On Thursday, a group of Democrats led by Sen. Edward J. Markey (Mass.) and Rep. Jerry Nadler (N.Y.) introduced a bill to add four seats to the Supreme Court. Doing so, they said, would “restore balance to the nation’s highest court after four years of norm-breaking actions by Republicans.”

In other words: We’ve decided to be just as politically ruthless about the Supreme Court as Republicans have been.

If you have a problem with that, you certainly can’t argue that only this effort is political. Either it’s all fine because the Supreme Court is unavoidably political and whichever party has the power should be free to shape the court however it likes, or we should try to do what we can to insulate the court appointment process from politics.

If the latter sounds good to you, there are ways to do it, even if you don’t like this Democratic proposal. They aren’t even that complicated.

Let’s remind ourselves of what brought us to this moment. Though Democratic presidential candidates have won the popular vote in seven of the last eight elections — a run of electoral success unprecedented in U.S. history — there is now a 6-3 supermajority of highly activist conservative justices on the Supreme Court.

That supermajority exists in part because of coincidences of timing, but mostly because of decisions made by the GOP. In 2016, then-Majority Leader Mitch McConnell — with the support of every single GOP senator and the entire Republican Party — decided to change the size of the Supreme Court from nine justices to eight by simply refusing to allow Barack Obama’s nomination of Merrick Garland to proceed.

They claimed, in a preposterous lie that was repeated by everyone in their party, that they were doing so not for political advantage but because of an invented “rule” that no Supreme Court vacancies should be filled in the final year of a presidential term.

Once Donald Trump was elected, Republicans changed the size of the court again, to bring its number of justices back to nine. McConnell then gleefully admitted their dishonesty, saying that should a vacancy occur in the last year of a Republican president’s term, he’d fill it with all possible haste. Which is just what happened in 2020 when Ruth Bader Ginsburg died and Republicans rushed Amy Coney Barrett’s nomination through so she could be seated before Trump lost his reelection bid.

Along the way, one GOP senator after another insisted angrily that to even suggest that ideology or politics might play any part in either their own enthusiasm for Barrett or the decisions she would eventually render was deeply offensive. She herself claimed to be a kind of naive genius; it wouldn’t just be inappropriate to reveal how she might rule on contentious questions, she said, it would be impossible for anyone to even predict, so unsullied was she by even the tiniest particle of political opinion.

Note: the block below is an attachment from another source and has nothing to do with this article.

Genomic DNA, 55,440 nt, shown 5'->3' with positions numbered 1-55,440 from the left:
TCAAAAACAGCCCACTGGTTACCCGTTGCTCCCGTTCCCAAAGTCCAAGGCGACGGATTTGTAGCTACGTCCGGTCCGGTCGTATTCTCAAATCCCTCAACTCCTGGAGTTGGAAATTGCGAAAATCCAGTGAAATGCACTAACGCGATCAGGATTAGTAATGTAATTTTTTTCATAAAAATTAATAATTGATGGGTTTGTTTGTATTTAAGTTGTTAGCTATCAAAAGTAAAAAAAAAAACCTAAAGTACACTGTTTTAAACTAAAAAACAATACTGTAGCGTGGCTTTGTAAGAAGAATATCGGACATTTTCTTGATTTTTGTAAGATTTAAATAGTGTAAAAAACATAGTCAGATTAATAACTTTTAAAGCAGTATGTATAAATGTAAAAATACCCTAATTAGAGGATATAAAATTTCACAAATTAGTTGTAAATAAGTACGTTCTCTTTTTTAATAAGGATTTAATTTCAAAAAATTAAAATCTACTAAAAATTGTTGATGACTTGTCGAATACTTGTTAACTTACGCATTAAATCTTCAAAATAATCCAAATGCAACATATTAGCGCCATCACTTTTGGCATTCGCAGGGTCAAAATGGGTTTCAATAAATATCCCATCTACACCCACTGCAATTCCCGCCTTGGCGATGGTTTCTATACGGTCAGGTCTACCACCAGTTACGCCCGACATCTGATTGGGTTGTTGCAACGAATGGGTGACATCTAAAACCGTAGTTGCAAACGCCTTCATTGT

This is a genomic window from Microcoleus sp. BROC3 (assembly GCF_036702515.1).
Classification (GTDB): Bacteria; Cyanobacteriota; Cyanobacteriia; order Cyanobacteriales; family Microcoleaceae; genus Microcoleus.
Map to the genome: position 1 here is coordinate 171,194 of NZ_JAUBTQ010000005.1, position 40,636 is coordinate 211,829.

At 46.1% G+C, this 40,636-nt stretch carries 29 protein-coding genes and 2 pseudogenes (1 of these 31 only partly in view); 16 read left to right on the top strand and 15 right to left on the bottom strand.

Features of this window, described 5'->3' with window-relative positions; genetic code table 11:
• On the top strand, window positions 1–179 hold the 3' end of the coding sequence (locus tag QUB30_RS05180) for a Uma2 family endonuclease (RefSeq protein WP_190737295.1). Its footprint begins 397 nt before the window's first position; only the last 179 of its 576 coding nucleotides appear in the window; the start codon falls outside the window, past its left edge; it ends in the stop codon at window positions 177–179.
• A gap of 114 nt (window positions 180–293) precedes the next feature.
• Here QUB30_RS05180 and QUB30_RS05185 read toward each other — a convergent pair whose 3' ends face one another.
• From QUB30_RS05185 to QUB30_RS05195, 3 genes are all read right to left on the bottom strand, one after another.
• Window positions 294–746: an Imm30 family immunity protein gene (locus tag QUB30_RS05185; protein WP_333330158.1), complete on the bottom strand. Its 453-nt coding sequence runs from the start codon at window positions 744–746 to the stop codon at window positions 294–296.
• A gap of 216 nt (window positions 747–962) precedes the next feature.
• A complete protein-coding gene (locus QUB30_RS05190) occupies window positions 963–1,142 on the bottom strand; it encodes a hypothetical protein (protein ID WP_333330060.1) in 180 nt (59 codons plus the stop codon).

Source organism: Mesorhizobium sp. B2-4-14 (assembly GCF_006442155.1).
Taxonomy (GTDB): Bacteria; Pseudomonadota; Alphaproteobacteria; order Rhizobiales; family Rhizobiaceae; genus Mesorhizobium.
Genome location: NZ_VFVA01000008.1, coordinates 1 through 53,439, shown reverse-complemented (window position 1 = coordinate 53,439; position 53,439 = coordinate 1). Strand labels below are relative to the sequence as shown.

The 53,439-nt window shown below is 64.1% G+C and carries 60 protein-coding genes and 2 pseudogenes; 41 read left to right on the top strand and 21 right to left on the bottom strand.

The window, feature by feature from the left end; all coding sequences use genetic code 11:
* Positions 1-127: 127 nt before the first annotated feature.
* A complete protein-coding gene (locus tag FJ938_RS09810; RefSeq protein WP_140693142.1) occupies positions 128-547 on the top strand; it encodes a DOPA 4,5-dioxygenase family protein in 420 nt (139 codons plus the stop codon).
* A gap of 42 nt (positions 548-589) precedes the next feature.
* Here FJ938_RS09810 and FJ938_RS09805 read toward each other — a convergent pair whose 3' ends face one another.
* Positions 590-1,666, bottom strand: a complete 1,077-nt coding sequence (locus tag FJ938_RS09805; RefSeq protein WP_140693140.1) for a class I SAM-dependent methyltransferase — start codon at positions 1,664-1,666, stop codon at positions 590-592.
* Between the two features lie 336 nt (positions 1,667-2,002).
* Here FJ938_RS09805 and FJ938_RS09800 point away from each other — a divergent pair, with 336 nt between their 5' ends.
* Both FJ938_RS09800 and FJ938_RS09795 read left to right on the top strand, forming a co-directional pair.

Today, Republicans are once again claiming that questions about the court shouldn’t be tainted by politics, a feat of dishonestly so mind-boggling that attempting to describe it strains the limits of the English language.

So how about, for a change, we speak plainly about what’s actually going on with regard to the court?

The facts are these. Republicans in recent years have manipulated the size and makeup of the Supreme Court to serve their own political and policy ends. Some Democrats are now proposing to do the same thing. Republicans would prefer that their own manipulation be allowed to stand, while Democrats’ proposed manipulation be stopped.

But if we could agree that all this politicization of the court is not good for the country, what could we do about it?

The answer would be to reform the appointment process, and the best idea I’ve encountered may be this one, laid out by Alicia Bannon of the Brennan Center for Justice.

At the beginning of each presidential term the president would be allowed to nominate two new justices. If those seats were unfilled for whatever reason, the next president would not be able to fill them, at least partially mitigating the incentive for obstruction. The size of the court would fluctuate, but there would be little reason for strategic retirements and every nomination fight might not feel like the fate of the world was at stake.

There are variations of that plan, including one that would impose 18-year term limits on justices, two of which would then have to step down in every presidential term. To be clear, either of those reforms wouldn’t mean that any individual appointment would be totally insulated from politics. They would mean, however, that the appointment process as a whole could proceed on a regular schedule with a level playing field.

I find it difficult to formulate a persuasive objection to such a system — though Republicans will certainly try. Their real objection, however, is obvious: At the moment they have their supermajority, ill-gotten though it might be, so they’d like to keep everything as it is.

But the Supreme Court has changed many times in American history, and we can reform it if we choose. We just have to decide that the way things have gone recently is unacceptable. That’s something we ought to be able to agree on.

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